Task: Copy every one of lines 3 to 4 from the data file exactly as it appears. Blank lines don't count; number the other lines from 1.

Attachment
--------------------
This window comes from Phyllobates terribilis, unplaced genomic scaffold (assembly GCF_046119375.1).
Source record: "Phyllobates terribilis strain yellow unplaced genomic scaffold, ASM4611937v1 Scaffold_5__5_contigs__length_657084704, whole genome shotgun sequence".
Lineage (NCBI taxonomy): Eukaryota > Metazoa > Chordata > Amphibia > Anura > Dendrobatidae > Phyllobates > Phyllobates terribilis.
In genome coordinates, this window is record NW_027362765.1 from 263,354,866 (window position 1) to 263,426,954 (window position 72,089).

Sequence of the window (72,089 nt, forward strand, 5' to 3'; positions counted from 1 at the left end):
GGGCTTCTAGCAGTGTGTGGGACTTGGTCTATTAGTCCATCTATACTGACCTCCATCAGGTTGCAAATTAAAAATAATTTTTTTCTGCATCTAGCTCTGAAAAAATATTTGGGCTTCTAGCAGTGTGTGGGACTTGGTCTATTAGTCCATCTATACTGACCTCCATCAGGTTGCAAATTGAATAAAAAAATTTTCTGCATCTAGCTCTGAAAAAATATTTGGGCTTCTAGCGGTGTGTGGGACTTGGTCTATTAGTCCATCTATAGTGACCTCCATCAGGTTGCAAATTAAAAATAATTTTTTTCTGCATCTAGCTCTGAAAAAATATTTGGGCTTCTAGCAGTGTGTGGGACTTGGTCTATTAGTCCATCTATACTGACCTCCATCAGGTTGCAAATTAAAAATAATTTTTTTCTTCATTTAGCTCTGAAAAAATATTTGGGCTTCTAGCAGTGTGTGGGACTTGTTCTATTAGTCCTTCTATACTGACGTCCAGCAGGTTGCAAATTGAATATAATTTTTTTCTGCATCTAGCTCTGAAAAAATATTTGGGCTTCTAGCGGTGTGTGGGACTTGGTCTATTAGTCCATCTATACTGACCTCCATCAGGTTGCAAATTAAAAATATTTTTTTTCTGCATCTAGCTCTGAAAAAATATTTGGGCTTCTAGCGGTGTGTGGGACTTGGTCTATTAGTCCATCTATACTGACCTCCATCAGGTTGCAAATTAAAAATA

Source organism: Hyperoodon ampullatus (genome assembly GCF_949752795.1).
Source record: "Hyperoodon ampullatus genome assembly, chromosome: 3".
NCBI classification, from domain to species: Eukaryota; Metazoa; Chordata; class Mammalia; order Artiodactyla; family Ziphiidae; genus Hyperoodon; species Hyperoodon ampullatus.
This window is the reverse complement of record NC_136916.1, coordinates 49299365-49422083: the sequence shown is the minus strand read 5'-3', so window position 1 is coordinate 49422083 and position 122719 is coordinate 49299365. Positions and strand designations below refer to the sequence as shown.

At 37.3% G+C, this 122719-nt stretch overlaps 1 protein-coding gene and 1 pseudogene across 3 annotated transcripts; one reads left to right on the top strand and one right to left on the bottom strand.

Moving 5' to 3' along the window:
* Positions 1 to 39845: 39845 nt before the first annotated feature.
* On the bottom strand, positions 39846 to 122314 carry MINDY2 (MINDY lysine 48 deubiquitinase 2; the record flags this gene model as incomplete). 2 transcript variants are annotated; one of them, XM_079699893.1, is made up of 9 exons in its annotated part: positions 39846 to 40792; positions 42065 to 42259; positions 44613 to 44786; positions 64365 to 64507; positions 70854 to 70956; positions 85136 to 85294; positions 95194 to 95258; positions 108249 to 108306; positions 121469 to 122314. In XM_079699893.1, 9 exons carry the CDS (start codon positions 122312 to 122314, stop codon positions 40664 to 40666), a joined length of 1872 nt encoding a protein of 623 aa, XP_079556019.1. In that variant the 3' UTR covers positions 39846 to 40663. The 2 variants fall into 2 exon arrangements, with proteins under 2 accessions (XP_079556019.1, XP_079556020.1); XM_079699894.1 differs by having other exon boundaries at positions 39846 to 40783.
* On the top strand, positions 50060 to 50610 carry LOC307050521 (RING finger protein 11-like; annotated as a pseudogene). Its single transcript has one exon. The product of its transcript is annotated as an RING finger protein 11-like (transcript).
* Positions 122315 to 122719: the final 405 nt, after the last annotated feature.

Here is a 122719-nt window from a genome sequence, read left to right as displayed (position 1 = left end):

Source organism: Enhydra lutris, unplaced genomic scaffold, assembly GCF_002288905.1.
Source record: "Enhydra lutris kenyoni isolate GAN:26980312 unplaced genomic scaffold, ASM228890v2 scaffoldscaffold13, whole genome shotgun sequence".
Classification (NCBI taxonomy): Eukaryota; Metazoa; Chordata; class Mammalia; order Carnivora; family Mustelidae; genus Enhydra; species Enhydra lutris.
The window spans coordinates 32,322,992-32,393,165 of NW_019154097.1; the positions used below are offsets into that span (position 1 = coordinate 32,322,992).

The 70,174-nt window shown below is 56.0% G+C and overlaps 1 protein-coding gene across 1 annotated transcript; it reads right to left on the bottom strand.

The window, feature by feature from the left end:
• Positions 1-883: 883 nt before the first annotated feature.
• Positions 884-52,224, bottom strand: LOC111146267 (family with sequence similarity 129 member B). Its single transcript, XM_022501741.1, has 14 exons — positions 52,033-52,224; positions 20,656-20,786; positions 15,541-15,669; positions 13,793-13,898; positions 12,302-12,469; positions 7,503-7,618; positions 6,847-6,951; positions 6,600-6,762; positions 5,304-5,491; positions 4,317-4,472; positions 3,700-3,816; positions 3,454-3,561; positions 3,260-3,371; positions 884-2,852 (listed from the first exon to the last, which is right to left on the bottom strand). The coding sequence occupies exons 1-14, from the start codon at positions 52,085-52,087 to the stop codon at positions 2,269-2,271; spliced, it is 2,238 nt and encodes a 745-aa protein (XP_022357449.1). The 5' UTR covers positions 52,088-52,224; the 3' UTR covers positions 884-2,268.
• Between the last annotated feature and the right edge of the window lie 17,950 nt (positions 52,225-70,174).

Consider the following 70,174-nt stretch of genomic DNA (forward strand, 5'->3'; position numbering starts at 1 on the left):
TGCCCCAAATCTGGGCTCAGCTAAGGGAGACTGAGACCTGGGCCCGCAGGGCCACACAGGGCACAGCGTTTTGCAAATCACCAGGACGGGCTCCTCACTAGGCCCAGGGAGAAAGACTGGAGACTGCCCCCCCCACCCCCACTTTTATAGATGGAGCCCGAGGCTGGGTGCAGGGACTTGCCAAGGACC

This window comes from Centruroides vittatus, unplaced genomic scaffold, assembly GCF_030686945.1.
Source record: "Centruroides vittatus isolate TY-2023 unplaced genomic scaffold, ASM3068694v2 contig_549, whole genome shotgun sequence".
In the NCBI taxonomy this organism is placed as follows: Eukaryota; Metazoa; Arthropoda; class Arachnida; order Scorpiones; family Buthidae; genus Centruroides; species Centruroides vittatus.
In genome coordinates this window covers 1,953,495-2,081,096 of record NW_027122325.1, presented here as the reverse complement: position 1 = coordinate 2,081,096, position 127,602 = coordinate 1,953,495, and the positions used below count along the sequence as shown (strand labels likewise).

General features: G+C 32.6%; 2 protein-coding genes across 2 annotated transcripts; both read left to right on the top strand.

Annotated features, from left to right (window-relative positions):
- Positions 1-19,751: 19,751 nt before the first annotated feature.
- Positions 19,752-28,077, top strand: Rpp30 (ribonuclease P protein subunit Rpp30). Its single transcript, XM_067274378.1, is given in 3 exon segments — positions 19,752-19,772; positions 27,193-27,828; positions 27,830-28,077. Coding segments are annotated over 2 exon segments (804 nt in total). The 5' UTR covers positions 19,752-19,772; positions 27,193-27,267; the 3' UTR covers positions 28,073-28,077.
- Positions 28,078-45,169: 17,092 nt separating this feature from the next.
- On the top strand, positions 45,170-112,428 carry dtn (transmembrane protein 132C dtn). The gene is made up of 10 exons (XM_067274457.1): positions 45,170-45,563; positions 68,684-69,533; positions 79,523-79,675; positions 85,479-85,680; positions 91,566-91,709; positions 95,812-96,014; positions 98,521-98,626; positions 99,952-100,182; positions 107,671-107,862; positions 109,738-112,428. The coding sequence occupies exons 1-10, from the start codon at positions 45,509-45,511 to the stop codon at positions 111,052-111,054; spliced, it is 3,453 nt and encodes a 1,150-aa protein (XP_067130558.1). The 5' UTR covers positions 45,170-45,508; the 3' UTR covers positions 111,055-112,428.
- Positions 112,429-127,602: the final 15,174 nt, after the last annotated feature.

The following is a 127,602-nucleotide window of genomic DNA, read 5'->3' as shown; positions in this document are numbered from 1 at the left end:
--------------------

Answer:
Lineage (NCBI taxonomy): Eukaryota > Metazoa > Chordata > Amphibia > Anura > Dendrobatidae > Phyllobates > Phyllobates terribilis.
In genome coordinates, this window is record NW_027362765.1 from 263,354,866 (window position 1) to 263,426,954 (window position 72,089).